|At a glance|
|Product||Pockethernet () [Website]|
|Summary||Smartphone-connected cable tester and Ethernet network analyzer.|
|Pros||• Connects to Smartphone via Bluetooth|
• Rechargeable battery power
• Easy to read reports
|Cons||• TDR graph not very useful|
• VLAN test did not work
Typical Price: $180
If you install and troubleshoot networks for a living, a handheld cable tester is sure to be part of your field kit. But these devices are usually surprisingly expensive for what they do, typically selling for $300 or more. This was apparently too pricey for a pair of Berlin, Germany engineers, who launched a successful Indiegogo campaign in 2014 to create Pockethernet.
Pockethernet is a handheld Ethernet cable and network analysis tool that costs €167 or around $176 at current exchange rates. (The price for EU buyers is €199, which includes 19% VAT.) With this handheld tool, you can run numerous Ethernet cable tests and see the results on your smartphone. Physical level test capabilities include length measurement and failure detection, as well as checking availability of Power over Ethernet (PoE) or phone services on the wire. Layer 2 and above tests include Ethernet link speed, duplex capability, plus network DHCP, DNS, and ping tests.
Pockethernet works best with a free smartphone app, yet has some functionality even without the app. Pockethernet communicates through Bluetooth with the app on your smartphone, presenting test results in real-time. Further, results can be exported in PDF format for distribution or record keeping.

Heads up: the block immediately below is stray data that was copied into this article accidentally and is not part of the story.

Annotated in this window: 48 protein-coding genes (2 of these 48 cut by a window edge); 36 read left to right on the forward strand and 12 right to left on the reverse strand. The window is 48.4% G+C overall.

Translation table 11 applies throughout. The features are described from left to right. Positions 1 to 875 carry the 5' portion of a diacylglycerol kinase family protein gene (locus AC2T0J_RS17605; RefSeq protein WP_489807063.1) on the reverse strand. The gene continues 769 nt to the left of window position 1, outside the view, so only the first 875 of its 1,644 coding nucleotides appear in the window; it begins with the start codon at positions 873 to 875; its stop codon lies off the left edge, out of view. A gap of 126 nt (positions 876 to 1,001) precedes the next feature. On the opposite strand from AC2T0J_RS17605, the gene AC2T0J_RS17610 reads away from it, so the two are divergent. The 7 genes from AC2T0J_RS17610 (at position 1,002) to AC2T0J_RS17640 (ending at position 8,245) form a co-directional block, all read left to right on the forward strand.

Shown below are the front and rear images of the device.
Front and Back of Pockethernet
The Pockethernet device is about 3.5" long, 2.5" wide, and 1" high. It's enclosed in a blue metal case with clear plastic panels on the front and back that allows you to see the internal components. The front of the device has an RJ45 Ethernet port and the LEDs. The rear of the device has an on/off button and a micro-USB charging port.
The first LED on the left of the front panel indicates power and charging status, while the other four LEDs can be used for a "quick measurement" of each of the four pairs of wires of an Ethernet cable without using the app. Pockethernet lists this feature set on their website:
- Wiremap including shield
- TDR-based, single ended length measurement and fault locating
- Graphical TDR
- Voltage detection
- PoE supply detection
- Cable toner with customizable tones
- Bit error rate test (10/100/1000)
- Port blinker
- Link speed and duplex identification (10/100/1000)
- Link establishment test (10/100/1000)
- DHCP, DNS, Ping (10/100)
- Traffic detection (10/100)
- Outgoing VLAN tag
- Ping with IP resolution
- DHCP details
- PDF report generation
- Send report via email
Pockethernet comes in a nice carrying pouch with Pockethernet, a remote terminator for Wiremap and BER tests, 50 cm (20") Ethernet jumper cable and USB charging cable.
The Pockethernet manual is on line and available on their support page. I found the the light font and white background of the on line manual difficult to read. It would be nice if there was an easier to read downloadable pdf version of the manual as well.
You charge the device with the included USB cable connected to a powered USB port. While charging, the power LED is lit and the device is not functional. Pockethernet reports it takes about two hours to fully charge the device. When not charging, the power LED indicates battery status by the color of the LED.